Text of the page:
July 3, 2019

How Detaching from “Things” allowed me to Live Life on my Own Terms. ~ Daniella Smith


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When I was moving out of my apartment and getting ready to move onto a boat, I realized the emotional and energetic attachment that I had for objects.

Moving aboard our 35-foot sailboat required us to get rid of literally 95 percent of our belongings. That was perfectly okay with us—we were ready for a new beginning that allowed us to live our dreams now instead of at retirement.

However, there was a challenge in getting rid of what both my husband and I had collected over our lifetimes.

I also became aware of the responsibility we take on every time we accept something into our space. We had a huge task ahead of us, sorting through every photograph, every Sharpie marker, and nightgown collected. In our drawers, closets, and cabinets I found things that I didn’t even know we had.

One by one, I had to look at every single item and make a decision about what pile it was going in. Would I be giving it away? Throwing it away? Or selling it? Things don’t just disappear when you don’t want them anymore; I couldn’t just walk away from everything.

In the process of looking at every single item to figure out what to do with it, an emotional and spiritual cleanse began. I’d made up a story about why I held on to every one of these things, and it was time to let that story go. Anything I didn’t use on a daily basis that was not critical to my life’s purpose had to go.

It was the most liberating and healing feeling to let go of all of the stories, to let go of the fear of needing something in the future, and the bottled up memories that these items held.

For the first time in my life, having all of these things would not define me or dictate my destiny.


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Since moving onto my boat, I have transformed as a human being, and the trajectory of my life seems to be on track to living the life I always dreamed of. A life that is defined by my own terms and the truth in my heart. There is nothing in my physical space that is not useful, meaningful, or in alignment with my life’s purpose. This physical truth has translated into all areas of my life—I have trimmed all of the unnecessary parts, and what is left is the pure beauty of honesty.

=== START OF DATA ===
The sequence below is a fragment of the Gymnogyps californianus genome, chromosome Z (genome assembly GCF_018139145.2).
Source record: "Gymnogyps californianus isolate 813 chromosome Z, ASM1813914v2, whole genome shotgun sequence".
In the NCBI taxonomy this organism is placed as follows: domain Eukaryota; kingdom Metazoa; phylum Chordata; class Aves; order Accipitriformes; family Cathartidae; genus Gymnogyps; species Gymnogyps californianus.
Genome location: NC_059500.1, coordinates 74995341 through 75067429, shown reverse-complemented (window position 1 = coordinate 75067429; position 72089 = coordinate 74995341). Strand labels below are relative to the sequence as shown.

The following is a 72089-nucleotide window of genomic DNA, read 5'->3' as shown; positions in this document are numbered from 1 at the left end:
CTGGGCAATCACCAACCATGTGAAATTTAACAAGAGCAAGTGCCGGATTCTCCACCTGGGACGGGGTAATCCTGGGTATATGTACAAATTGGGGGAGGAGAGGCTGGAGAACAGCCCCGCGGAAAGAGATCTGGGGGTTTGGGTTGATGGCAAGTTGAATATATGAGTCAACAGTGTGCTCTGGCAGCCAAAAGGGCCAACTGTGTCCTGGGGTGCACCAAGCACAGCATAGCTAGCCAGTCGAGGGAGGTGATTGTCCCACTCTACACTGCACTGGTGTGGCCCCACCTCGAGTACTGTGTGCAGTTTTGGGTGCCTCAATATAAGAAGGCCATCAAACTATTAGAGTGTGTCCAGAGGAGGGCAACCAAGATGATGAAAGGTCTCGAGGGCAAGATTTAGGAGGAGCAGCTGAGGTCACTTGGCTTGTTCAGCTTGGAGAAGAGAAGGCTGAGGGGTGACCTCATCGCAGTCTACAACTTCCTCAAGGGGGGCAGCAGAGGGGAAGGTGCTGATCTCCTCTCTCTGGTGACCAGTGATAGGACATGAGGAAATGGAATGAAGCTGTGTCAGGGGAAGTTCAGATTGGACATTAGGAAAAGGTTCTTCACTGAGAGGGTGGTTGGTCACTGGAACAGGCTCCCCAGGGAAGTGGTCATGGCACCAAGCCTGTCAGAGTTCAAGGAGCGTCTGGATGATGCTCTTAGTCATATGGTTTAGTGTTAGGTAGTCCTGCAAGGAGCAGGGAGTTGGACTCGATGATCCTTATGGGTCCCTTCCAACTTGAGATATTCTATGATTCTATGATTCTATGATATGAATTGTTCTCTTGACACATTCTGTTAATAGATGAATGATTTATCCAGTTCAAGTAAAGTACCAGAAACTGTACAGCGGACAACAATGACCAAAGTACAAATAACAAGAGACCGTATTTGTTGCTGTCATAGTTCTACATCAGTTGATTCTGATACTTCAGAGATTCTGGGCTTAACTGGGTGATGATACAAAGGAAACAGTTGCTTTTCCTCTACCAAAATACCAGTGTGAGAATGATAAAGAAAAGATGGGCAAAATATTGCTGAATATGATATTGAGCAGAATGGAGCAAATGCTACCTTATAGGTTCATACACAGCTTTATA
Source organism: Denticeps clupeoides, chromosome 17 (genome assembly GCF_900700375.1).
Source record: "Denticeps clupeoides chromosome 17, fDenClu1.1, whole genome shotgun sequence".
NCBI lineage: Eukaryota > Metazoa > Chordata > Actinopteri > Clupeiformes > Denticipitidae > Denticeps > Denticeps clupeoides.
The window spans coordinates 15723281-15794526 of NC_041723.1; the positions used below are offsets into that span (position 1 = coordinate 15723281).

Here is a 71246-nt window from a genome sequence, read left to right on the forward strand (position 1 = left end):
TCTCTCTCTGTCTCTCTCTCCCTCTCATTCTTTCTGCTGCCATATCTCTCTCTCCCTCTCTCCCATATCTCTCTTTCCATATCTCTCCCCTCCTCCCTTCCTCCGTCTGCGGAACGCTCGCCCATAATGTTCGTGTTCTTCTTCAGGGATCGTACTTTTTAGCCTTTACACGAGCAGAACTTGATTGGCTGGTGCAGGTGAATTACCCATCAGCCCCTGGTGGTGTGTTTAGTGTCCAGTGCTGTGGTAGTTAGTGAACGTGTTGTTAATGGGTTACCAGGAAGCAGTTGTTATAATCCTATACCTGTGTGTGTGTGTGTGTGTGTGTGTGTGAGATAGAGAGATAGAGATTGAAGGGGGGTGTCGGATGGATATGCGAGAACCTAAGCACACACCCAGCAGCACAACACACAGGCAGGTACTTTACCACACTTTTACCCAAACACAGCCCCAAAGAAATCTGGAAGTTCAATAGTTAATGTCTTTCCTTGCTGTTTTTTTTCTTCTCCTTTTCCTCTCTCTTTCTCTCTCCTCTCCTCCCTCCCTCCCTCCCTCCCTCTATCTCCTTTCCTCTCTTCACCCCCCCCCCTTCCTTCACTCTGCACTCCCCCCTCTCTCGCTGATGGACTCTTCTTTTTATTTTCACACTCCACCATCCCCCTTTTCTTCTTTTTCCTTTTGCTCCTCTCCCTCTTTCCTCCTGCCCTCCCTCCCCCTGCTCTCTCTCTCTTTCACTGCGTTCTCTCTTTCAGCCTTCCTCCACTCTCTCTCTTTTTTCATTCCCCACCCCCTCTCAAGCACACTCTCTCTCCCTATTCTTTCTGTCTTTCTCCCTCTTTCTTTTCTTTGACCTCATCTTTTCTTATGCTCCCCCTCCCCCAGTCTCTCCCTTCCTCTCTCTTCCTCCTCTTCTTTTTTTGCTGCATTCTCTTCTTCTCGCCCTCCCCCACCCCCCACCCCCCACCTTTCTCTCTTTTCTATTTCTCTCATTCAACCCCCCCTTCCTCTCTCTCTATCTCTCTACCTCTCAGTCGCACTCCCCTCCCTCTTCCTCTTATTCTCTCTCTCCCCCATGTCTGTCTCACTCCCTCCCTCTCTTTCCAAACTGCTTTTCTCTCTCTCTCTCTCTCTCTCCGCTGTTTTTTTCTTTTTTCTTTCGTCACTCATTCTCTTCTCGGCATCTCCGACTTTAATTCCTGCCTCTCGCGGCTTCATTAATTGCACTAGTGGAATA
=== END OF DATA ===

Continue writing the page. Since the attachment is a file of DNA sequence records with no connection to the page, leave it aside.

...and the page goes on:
Tiny home living has taught me resiliency and creativity. We can do with so much less than what we have been taught. There’s something very freeing and empowering about knowing that I don’t depend on the system. I know firsthand that most of the things the system teaches us are necessary are actually wants, not needs. It has made me aware of unnecessary consumption, wastefulness, and put me in touch with repurposing.

All of the money that I don’t spend on things I spend on experiences, which I believe is what makes life worth living.

Having less means having the freedom to move, to change our lives and location, with nothing weighing us down. We can’t use “things” as excuses for why we’re not living or following our truth. The more things we have, the more things to look after and worry about. The more things we have, the more reasons we have to stay put where we are, and the more reasons we have to remain in places or situations that don’t serve our highest selves.

Not only does minimalism give us more inner peace, but it also gives us more resources, energy, and time to invest into the things that really matter to us.

One more thing I would like to share with you about living in a tiny home: it has been a blessing to our marriage. Many people thought that we wouldn’t make it, that we would suffocate in such a small space. Six years later, our relationship is more functional and loving than ever. There are many things I can attribute this to, but being on the boat is definitely one of them.

We have worked closely and creatively together to have systems and synchronization in place that give us both privacy, comfort, and organization.

Living in such a tiny space leaves us with no option but to face each other and face life. During our eight years of apartment living, arguments and disagreements usually dragged on for days before we came together to address them. We would each take one side of our apartment and live our separate lives, festering, and then feeling guilty for our inflated egos getting in the way of conflict resolution.

Here, on the boat, we don’t have that option; we are face-to-face, and physically too close to deny what is happening. Our arguments are now resolved on the same day. We choose to overcome our pride and ego quickly for practical reasons thanks to our small space.

It hasn’t always been easy, there has been a long learning curve. I also don’t think that such drastic minimalism is for everybody, but I do believe that everybody can apply some of these lessons into their own lives.

Everyone can become empowered and contribute to the restoration of the planet by living life on their own terms and consuming less.


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